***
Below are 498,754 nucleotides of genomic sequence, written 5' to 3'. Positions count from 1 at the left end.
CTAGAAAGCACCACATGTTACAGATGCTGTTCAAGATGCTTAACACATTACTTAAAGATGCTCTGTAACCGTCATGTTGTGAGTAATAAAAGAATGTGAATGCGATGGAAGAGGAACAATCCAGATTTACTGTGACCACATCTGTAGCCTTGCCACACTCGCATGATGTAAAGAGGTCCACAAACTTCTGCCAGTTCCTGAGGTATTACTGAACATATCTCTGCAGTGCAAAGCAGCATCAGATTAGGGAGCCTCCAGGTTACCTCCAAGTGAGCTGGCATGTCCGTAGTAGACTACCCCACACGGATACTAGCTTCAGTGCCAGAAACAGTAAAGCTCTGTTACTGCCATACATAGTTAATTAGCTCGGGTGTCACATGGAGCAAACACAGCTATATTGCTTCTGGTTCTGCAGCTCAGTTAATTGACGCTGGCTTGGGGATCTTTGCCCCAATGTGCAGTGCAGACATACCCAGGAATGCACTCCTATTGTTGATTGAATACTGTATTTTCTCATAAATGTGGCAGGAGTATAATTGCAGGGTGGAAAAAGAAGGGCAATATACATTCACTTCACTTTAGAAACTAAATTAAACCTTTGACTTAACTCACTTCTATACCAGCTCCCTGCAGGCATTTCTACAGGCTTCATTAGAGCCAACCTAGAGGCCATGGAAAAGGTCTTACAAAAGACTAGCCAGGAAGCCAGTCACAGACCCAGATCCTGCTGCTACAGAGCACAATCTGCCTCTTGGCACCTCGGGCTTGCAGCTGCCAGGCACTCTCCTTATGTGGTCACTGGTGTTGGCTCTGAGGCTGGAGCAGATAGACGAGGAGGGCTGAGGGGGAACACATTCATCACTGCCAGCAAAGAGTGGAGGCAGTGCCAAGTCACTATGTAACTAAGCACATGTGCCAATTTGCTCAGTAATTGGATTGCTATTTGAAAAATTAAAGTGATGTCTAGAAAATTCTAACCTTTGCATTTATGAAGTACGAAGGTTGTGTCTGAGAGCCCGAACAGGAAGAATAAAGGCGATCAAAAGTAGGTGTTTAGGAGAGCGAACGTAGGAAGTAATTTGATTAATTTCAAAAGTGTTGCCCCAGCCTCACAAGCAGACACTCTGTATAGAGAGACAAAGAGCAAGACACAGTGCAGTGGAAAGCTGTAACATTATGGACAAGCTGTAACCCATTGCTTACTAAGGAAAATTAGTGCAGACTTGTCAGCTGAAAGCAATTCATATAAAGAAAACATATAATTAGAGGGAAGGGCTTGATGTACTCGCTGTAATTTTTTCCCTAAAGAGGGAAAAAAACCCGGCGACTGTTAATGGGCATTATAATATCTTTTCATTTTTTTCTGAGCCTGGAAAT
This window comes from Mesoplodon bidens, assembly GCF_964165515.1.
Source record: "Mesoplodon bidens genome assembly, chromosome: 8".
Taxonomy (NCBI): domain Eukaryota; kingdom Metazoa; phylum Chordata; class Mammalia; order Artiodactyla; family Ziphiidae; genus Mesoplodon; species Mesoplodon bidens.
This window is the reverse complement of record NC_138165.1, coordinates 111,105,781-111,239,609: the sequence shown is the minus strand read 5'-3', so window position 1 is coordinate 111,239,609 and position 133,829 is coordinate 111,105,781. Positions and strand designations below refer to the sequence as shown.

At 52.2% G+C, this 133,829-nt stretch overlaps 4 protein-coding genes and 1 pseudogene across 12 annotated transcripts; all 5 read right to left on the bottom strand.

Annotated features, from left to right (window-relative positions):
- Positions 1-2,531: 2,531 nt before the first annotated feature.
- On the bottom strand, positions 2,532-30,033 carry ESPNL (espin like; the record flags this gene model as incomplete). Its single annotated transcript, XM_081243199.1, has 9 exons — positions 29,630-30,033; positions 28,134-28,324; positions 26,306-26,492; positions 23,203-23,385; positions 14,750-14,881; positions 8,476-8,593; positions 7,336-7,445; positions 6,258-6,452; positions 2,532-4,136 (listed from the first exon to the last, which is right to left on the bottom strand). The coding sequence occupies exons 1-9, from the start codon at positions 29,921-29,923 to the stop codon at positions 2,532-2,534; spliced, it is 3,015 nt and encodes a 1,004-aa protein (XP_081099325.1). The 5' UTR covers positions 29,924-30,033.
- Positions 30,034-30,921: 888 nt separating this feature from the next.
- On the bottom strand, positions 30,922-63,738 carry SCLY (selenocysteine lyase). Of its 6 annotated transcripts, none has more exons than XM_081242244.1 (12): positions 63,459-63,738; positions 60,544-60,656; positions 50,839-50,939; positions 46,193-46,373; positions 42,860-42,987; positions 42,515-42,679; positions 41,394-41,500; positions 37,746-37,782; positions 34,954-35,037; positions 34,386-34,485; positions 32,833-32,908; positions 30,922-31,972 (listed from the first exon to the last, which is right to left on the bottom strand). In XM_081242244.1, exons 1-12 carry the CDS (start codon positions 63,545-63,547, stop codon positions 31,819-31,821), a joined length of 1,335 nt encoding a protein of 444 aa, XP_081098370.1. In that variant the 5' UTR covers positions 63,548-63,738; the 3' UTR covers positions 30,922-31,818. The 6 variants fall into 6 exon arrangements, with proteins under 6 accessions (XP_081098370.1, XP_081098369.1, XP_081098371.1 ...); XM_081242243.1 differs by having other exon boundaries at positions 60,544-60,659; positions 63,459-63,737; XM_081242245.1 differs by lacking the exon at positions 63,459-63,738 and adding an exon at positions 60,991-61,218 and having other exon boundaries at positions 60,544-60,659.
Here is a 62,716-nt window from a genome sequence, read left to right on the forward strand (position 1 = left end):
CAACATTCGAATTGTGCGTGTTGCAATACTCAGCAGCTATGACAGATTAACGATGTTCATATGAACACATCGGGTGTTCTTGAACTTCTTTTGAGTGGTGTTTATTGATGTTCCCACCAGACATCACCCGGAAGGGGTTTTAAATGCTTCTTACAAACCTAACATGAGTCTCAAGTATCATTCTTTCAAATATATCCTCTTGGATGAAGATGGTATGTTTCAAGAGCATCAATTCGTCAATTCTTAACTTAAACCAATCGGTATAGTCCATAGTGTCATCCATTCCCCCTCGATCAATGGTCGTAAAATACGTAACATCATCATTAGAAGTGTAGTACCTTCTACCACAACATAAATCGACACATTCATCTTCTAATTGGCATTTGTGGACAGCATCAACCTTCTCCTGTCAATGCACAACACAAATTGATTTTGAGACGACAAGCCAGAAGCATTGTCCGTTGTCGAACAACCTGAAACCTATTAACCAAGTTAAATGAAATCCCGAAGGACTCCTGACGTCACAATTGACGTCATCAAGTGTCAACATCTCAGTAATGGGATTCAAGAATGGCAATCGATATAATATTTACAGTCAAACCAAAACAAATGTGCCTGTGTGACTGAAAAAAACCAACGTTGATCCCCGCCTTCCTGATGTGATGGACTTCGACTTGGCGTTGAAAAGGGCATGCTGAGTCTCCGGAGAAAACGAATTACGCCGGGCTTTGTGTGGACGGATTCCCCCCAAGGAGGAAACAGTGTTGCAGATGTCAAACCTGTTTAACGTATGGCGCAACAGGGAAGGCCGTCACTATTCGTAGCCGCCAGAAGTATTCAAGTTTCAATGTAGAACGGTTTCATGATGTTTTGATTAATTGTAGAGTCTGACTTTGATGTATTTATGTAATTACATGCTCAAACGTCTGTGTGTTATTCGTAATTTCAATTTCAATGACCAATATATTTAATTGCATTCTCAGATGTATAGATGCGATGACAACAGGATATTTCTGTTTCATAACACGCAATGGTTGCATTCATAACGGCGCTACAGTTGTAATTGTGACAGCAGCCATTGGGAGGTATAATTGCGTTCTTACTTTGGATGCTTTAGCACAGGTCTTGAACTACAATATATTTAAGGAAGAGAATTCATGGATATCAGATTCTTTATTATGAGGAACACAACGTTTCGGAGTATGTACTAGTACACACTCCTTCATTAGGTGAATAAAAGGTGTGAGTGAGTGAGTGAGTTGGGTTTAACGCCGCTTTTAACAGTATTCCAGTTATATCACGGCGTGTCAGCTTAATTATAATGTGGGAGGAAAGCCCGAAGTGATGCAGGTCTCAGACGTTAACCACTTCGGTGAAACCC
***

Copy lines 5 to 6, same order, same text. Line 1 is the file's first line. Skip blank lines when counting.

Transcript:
Taxonomy (NCBI): domain Eukaryota; kingdom Metazoa; phylum Chordata; class Mammalia; order Artiodactyla; family Ziphiidae; genus Mesoplodon; species Mesoplodon bidens.
This window is the reverse complement of record NC_138165.1, coordinates 111,105,781-111,239,609: the sequence shown is the minus strand read 5'-3', so window position 1 is coordinate 111,239,609 and position 133,829 is coordinate 111,105,781. Positions and strand designations below refer to the sequence as shown.